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Target “Debit Card” Results in Excessive Overdraft Fees Class Action

When is a debit card not a debit card? According to the complaint for this class action, Target debit cards are not because they do not play by the rules followed by other debit cards. In fact, the complaint claims, the Target card is more like a “shrouded electronic check” in that there is no direct linkage to the customer’s account at the time of use and no rejection of transactions for insufficient funds.

The class for this action is all consumers in the US who, within the statute of limitations, incurred returned payment fees in connection with their Target debit cards.

Target offers its “debit card” with the advantage of a 5% discount on all Target purchases. The card is used like a traditional debit card, with the user required to punch in a PIN number at the time of purchase. But the complaint claims that the card differs in very important respects that has resulted in excessive charges for some customers.

Normally, when a user buys something with a debit card, the swiping of the card connects it with the user’s bank account. If the user has requested overdraft protection on the account, and if the account does not contain enough money to cover the transaction, the transaction is declined. This keeps the user from having to pay an overdraft fee.

But the complaint alleges that the Target card is not connected to the user’s bank account. Even if there’s not enough money in the account to pay for the transaction, it will not be declined, because the card has no way to instantaneously check with the bank account.

Also, the complaint says, unlike with real debit cards, the transaction must go through the Automated Clearinghouse (ACH) network. While this could be done more quickly, the complaint claims that Target holds back transactions for several so that it can have them processed in larger batches. Apparently, this saves it ACH processing fees. For consumers, the delay means that funds that were available before may not still be available.

If the funds in the account do not cover the transaction, Target charges a returned payment fee (RPF). But the customer’s bank will also charge a fee for non-sufficient funds (NSF). This means that the initial “overdraft fee” may be around $60.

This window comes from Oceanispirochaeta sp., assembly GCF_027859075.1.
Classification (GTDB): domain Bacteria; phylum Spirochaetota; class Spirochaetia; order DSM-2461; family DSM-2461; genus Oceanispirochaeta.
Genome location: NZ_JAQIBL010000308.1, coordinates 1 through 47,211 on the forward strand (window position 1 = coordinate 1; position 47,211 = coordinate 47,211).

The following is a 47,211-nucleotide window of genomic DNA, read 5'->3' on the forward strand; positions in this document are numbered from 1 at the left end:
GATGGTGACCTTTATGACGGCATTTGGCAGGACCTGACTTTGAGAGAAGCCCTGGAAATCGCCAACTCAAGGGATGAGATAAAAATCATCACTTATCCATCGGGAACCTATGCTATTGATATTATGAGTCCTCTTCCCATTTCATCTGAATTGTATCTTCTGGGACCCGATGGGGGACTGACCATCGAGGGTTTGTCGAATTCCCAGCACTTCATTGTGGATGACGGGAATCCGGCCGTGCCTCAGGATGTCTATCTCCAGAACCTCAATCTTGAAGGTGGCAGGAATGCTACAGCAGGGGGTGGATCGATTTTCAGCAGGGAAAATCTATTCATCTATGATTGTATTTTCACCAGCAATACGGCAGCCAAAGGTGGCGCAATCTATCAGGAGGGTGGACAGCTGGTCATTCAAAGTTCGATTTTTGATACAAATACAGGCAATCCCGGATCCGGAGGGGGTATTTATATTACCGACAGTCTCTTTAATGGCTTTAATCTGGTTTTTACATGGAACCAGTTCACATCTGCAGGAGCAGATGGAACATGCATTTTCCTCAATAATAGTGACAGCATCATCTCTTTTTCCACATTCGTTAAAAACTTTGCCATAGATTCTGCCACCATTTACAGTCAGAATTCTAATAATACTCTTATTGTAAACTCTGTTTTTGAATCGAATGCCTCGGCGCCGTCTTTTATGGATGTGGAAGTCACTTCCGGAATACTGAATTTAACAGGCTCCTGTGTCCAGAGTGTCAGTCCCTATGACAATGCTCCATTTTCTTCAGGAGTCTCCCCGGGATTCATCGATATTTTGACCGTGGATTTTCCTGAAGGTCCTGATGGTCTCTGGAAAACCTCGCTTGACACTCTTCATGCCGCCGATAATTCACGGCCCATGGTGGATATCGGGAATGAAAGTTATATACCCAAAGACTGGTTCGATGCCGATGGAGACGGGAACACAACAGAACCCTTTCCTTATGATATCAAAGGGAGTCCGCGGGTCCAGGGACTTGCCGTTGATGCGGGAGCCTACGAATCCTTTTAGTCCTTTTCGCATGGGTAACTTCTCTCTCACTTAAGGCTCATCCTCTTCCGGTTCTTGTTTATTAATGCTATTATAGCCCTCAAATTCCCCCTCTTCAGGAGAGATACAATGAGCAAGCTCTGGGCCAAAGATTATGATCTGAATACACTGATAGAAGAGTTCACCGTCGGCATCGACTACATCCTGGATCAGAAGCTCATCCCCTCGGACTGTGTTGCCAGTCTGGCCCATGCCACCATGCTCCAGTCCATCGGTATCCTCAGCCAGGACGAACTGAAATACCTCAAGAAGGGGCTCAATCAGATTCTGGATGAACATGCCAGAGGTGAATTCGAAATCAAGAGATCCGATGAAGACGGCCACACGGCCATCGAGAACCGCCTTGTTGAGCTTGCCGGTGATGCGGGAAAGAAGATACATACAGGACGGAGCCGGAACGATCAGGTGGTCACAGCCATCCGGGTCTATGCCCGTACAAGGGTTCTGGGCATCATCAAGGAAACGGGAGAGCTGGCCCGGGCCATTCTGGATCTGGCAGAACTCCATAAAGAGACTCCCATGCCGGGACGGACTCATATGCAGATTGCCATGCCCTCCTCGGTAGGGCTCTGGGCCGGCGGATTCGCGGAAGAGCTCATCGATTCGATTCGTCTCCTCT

Finally, Target continues to try to obtain the funds, resubmitting the transaction periodically. Each time the account comes up short, it charges the customer another RPF, meaning that the customer may end up paying as much as $100 for the overdraft.

Meanwhile, the customer expected the transaction to be declined if funds are insufficient. And if an overdraft somehow does occur, the customer expects only one much lower fee to be assessed.

Among other things, the complaint alleges breach of contract, unjust enrichment, and the violation of California consumer protection laws. 

Article Type: Lawsuit
Topic: Consumer

Most Recent Case Event

Target “Debit Card” Results in Excessive Overdraft Fees Complaint

June 29, 2016

When is a debit card not a debit card? According to the complaint for this class action, Target debit cards are not because they do not play by the rules followed by other debit cards. In fact, the complaint claims, the Target card is more like a “shrouded electronic check” in that there is no direct linkage to the customer’s account at the time of use and no rejection of transactions for insufficient funds.

target_debit_card.pdf

Case Event History

Target “Debit Card” Results in Excessive Overdraft Fees Complaint

June 29, 2016

When is a debit card not a debit card? According to the complaint for this class action, Target debit cards are not because they do not play by the rules followed by other debit cards. In fact, the complaint claims, the Target card is more like a “shrouded electronic check” in that there is no direct linkage to the customer’s account at the time of use and no rejection of transactions for insufficient funds.

target_debit_card.pdf
Tags: Debit Card, Deceptive Business Practices, Overdraft Fees